The History of Future Folk is a light and zippy alien comedy, which feels like Flight of the Conchords but with a touch of Blues Brothers and a touch of Safety Not Guaranteed. If that sounds like your cup of tea, you should definitely check it out.
Luckily, Future Folk is available on Video On Demand starting tomorrow, so if you're not in the handful of cities where it's slowly hitting theaters, you can still be among the first to see it. It's not a perfect film — one major subplot is a smidge annoying, and the plot is a tad flimsy — but the music is fantastic and the comedy is almost all superb.
In History of Future Folk, an alien named General Trius comes from the planet Hondo, which is threatened by a massive comet. Trius is seeking a new home for the Hondonians, so he's prepared to wipe out the human race — until he hears music for the first time. He falls in love with music, changes his name to Bill, and becomes a bluegrass/folk musician. He also gets married, has a kid, and keeps working on a way to stop that comet so the Hondonians won't need Earth.
When a second Hondonian, Kevin, shows up to kill General Trius, he too discovers music. And the two would-be invaders wind up becoming a bluegrass duo, named Future Folk, singing some brilliant songs about farming space worms and missing their home planet. The original songs in this movie are seriously killer, and the "space worms" song is an earworm.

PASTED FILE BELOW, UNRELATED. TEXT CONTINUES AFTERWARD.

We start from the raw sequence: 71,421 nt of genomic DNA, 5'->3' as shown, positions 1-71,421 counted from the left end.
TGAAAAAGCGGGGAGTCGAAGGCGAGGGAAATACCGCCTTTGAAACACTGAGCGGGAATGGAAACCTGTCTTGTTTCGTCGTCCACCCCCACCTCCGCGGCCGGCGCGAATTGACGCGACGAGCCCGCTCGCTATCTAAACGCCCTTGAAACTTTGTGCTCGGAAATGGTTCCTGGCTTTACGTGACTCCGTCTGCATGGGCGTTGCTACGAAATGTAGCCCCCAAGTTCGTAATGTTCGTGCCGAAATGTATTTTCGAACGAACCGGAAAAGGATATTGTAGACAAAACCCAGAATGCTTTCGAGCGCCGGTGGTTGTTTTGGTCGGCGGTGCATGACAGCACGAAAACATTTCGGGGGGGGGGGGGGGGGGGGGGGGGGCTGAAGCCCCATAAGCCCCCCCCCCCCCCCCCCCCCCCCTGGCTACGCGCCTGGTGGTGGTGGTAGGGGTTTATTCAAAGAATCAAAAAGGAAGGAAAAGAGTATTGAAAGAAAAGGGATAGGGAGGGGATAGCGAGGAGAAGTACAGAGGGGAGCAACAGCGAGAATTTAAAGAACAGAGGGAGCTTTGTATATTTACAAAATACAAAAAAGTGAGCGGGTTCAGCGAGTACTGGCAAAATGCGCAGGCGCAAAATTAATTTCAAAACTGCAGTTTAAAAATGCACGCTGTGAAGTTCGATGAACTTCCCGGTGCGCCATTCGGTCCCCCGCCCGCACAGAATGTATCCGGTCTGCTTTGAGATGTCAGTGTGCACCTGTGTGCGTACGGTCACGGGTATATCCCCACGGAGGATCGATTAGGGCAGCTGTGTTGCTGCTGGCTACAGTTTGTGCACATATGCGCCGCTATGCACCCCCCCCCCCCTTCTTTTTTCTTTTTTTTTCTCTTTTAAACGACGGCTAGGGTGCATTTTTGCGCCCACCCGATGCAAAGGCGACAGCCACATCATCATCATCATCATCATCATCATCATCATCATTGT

And of course, the film is a romance — which is both good and bad. The good part is General Trius/Bill's relationship with his wife, who doesn't know he's an alien and starts freaking out after Kevin's antics get the police involved. General Trius has to find a way to explain the truth to his wife, and win her back. This is portrayed cunningly enough to serve as a metaphor for any and all marital problems, as well as touching on the notion of being a secret alien.
The bad romance in the film is between Kevin and a police officer who tries to arrest him named Carmen (April L. Hernandez) — the whole thing never quite stops feeling a bit creepy, especially when Kevin uses his stun gun to basically roofie Carmen, so he can play his guitar for her and pitch woo at her. (At least that's all he does.) In the end, they do seem to get some real chemistry, and the scene where they tango together is great on its own, but it's still a bit ooky.
But that's the only real problem with the film, and even that subplot winds up being kind of touching in the end. And luckily, the relationships between General Trius and his wife Holly, and between the General and Kevin, are at the center of the film — and those are just perfect. And the film nails the bouncy tone you'd want from a movie about failed alien invaders who become a beloved folk band. It's a fast, cheerful and most of all resolutely cute movie, that absolutely does not demand or expect brooding or deep thought.
Most of all, this is one of those comedies that's both sweet and uplifting — it's a romcom in which the power of love is respected, whether that be love of family, of friends or of music. It's pretty much the perfect thing to watch on the couch on a hot summer night, while you're waiting for more angst and CG explosions at the multiplex. Definitely check this sucker out.